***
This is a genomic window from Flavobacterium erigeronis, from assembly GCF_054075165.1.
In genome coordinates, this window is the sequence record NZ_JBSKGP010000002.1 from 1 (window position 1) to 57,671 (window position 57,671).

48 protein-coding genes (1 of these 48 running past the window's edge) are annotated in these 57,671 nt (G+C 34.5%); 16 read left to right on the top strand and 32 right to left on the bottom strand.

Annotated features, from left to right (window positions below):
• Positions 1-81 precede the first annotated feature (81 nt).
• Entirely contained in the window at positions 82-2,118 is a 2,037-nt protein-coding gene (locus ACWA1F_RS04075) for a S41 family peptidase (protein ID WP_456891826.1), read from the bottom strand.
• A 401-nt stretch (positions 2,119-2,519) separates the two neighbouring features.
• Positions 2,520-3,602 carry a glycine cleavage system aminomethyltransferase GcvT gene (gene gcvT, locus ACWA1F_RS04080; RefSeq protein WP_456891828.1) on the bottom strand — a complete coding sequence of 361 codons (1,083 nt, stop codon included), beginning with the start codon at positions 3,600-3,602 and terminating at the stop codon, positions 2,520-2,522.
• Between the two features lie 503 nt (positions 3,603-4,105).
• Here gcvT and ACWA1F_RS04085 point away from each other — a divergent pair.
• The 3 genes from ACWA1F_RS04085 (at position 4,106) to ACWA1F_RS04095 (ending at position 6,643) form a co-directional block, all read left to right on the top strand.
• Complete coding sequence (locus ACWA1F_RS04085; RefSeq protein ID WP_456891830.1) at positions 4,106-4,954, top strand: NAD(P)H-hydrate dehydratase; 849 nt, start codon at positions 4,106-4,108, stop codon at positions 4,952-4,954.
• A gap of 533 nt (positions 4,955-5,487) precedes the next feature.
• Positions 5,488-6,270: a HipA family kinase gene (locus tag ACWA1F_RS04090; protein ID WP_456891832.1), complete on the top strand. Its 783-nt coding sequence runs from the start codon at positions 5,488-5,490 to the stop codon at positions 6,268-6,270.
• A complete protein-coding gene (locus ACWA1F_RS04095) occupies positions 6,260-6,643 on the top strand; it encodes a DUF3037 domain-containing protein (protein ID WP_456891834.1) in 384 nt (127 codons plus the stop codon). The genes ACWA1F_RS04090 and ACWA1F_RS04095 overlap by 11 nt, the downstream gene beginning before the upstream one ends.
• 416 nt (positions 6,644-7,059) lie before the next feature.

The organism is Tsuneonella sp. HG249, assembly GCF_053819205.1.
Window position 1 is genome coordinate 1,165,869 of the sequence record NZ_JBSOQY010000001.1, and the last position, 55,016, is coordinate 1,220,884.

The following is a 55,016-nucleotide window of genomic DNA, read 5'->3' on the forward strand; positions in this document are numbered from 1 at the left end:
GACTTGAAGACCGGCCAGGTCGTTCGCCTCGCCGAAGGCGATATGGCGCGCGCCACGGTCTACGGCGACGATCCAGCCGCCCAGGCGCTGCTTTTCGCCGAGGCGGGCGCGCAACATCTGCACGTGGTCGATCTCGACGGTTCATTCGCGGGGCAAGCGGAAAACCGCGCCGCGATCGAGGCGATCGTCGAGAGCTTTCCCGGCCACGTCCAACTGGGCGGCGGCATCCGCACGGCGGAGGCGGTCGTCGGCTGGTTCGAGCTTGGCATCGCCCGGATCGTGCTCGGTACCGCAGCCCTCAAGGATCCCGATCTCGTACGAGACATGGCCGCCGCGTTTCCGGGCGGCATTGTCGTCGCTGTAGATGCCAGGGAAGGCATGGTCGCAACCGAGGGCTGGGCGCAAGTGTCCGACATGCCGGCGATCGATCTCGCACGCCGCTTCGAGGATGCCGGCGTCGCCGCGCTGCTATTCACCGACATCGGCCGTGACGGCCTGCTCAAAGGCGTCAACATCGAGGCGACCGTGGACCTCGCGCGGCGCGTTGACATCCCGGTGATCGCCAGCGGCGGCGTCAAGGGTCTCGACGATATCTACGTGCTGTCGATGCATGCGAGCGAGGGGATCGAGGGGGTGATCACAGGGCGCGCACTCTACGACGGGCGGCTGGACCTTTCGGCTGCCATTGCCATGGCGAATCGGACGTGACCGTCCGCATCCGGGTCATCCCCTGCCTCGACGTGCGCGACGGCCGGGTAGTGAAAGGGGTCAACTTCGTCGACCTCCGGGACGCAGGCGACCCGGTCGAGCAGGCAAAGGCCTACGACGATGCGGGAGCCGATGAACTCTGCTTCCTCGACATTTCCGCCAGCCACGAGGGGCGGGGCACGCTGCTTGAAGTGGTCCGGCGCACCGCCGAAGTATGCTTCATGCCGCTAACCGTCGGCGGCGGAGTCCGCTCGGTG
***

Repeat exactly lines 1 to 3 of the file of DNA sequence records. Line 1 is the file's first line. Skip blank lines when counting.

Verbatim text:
This is a genomic window from Flavobacterium erigeronis, from assembly GCF_054075165.1.
In genome coordinates, this window is the sequence record NZ_JBSKGP010000002.1 from 1 (window position 1) to 57,671 (window position 57,671).

48 protein-coding genes (1 of these 48 running past the window's edge) are annotated in these 57,671 nt (G+C 34.5%); 16 read left to right on the top strand and 32 right to left on the bottom strand.